Monday, 31 March 2014

2. Sarcasm Subtext

We are not so sure The Age's Rohan Connolly is onto anything here.
Crowds are down in case-by-case games yes, and numbers can be tuned to mean what you want if you are selective enough, yes. But there are more mitigating factors than just pricing.
For example...
"On a beautiful Saturday afternoon, with just one game being played in Melbourne, only 19,640 could be bothered turning up to Etihad Stadium to watch St Kilda take on Greater Western Sydney."
Given the Docklands is a covered stadium, why wouldn't people prefer to be outdoors on possibly the last great warm day of the summer? Didn't our mums always implore us as kids to 'get outside and enjoy the sunshine", instead of burning a beautiful day inside?
Yes, the roof was open, but still... when there is a wide world of sunshine out there, any almost fully enclosed stadia is secondary to some.
* Personal Note: I was on the roads a lot on Saturday afternoon, and the run from Sandringham to the City via the Beach Rd showed a lot of people (in the St Kilda heartland, no less) that were indeed making the most of the weather.

And this...
"on the other side of the CBD, 20,444 watched another local team do battle. Not an AFL team, though. This was soccer's A-League, with Melbourne Victory doing battle with Sydney FC at AAMI Park."
The codes biggest rivalry is used as the yard stick to measure against... St Kilda and GWS. Yep, that's legit!!.
PS: Footy Journo's - no more 'Code Wars as justifications any more... enough!

And this...
"the Richmond-Carlton MCG clash, which drew about 8000 less than the 70,000 the league had expected."
That's the 2014 attendance on a Thursday night in round 2. Compare that to the Thursday night attendance in round 1 of 2013 of 80,971.
Maybe the question shouldn't be about the " all-over-the-place scheduling of the opening round", but 'where were the Carlton faithful...?' Don't they pay to see an 'away' game?

And finally, that Essendon v Hawthorn...
"drew 44,163, less than all previous seven clashes between the two clubs played at Etihad, several of which were played when the home side’s season was already shot."
We suggest that, despite Essendon's 'record membership figures'*, there are enough disillusioned with what has happened with that club to not attend. That one clubs' "pharmacologically experimental" and globally embarrassing drugs program/scandal is also a factor (possibly bigger than ticket pricing) that is driving away fans.
* as loosely defined as club memberships are in this the modern club-memberships-as-a-dick-measuring-contest battle we live in now.

Take the Ben Mason story, profiled by The Age's Greg Baum.
"If James Hird returns to Essendon, at the very least, he presents a moral crisis for many," he said. "I have spoken to more than a few. It's been a tormenting time.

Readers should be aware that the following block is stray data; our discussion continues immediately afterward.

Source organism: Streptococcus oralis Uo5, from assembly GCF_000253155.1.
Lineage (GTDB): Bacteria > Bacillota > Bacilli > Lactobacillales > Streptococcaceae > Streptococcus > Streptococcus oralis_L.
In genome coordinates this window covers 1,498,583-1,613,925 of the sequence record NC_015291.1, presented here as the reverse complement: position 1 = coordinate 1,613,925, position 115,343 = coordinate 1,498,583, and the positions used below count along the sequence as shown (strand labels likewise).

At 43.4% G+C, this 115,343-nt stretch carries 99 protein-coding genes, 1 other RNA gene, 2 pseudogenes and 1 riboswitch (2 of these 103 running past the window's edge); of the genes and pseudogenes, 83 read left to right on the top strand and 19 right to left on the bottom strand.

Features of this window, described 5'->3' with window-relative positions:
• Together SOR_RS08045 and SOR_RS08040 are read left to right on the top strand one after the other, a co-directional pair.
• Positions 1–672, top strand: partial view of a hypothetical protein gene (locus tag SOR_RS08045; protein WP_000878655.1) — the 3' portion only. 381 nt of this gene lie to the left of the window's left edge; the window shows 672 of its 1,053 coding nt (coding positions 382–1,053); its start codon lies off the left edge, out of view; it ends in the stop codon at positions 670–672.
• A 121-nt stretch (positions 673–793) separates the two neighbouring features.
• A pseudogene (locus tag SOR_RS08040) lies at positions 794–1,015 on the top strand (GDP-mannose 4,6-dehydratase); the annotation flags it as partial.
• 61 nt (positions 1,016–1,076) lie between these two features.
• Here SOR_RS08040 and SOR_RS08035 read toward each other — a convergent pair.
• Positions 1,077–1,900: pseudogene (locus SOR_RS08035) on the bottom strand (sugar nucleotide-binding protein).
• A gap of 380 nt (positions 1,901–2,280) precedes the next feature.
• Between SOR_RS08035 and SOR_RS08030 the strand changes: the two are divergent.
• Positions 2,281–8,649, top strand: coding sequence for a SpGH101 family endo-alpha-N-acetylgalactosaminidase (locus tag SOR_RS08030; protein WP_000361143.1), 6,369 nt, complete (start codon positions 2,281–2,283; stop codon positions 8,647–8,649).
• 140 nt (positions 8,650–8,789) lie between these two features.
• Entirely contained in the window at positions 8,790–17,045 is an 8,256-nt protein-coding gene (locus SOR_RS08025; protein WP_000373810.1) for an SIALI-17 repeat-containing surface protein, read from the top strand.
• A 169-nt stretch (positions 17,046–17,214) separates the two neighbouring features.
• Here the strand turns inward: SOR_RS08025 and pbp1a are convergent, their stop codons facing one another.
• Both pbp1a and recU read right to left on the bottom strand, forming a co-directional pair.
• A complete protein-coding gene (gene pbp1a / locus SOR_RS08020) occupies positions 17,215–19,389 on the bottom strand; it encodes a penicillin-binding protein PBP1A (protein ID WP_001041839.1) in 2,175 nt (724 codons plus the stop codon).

"Somewhere along the line, for the sake of your own integrity, your own values, you draw your own boundaries. For me, as hard as it is, they [Essendon] cross the line with the return of the messiah. If James Hird returns to Essendon, I'd rather jump ship and take my chances at sea."

Or the cultural and social shift that 'JoeFloh' is undertaking, leaving the Dons for the Dogs (blog here).
"I couldn’t imagine the Bulldogs ever asking their cash strapped members to fork out for a multi millionaire former player who had brought the club to its knees through impatience, incompetence, vanity and pride. It was disgusting. Then I heard he would be welcomed back in the coaches box for finals. That was the last straw. If they were really keeping Hird on at the club, I was done."
And we are sure there are mothers and wives asking all around the country... why get involved in football when those pushing players to use drugs are rewarded?
Lets not underestimate the power of a scandal to damage a brand.

Later Rohan continues on about how variable pricing is the key, yet attendances at similar fixtures have similar numbers rocking up in 2013.
Apparently, the fans are as "mad as hell, and not going to take it anymore". And there is a 'considerable membership base' of the AFL Fans Association. As of today (11am 31-Mar) it's a sum total of 920 paid up members (Sorry - non-financial).

And Facebook says "2,876 people like AFL Fans Association" there. A force to be reckoned with, no doubt.


There are so many other issues at play in falling attendances, some of which, in fairness, get mentioned.
That games are live against the gate. Of games played in unusual time slots.
That the Melbourne has now a glorious Indian summer that keeps on keeping on.
That one clubs' actions (as caught by the ACC) has stained AFL football and Australia sport globally.

Its a bit unfair to focus on only one issue.


THE RESULTS:
Good to be back heavily among the winners this week, with 7 ships coming in. We missed on Adelaide and Collingwood.
Our Mezzoculo Index from last week alerted us to the opportunity for the Pies to go against the tip, but we did plainly miss the Adelaide loss.
Worth noting too that Ports ranking points number is almost the same as Adelaide (1138 to 1142 respectively) - a little side issue to monitor for the season.

Lots of changes to the table, with the big and most noticeable change being the decline of the Swans. Another +30ish point drop sees them move to 7th.

North drop 5 points for winning in less than impressive style, yet climb one spot, and Collingwood also climb 2 with their win.

Adelaide and Carlton swap places, again after doing the same last week.

And at the low end of the table, the Gold Coast climb to 15th, their equal best ranking, and their best rating points number (927) since introduction to the competition.

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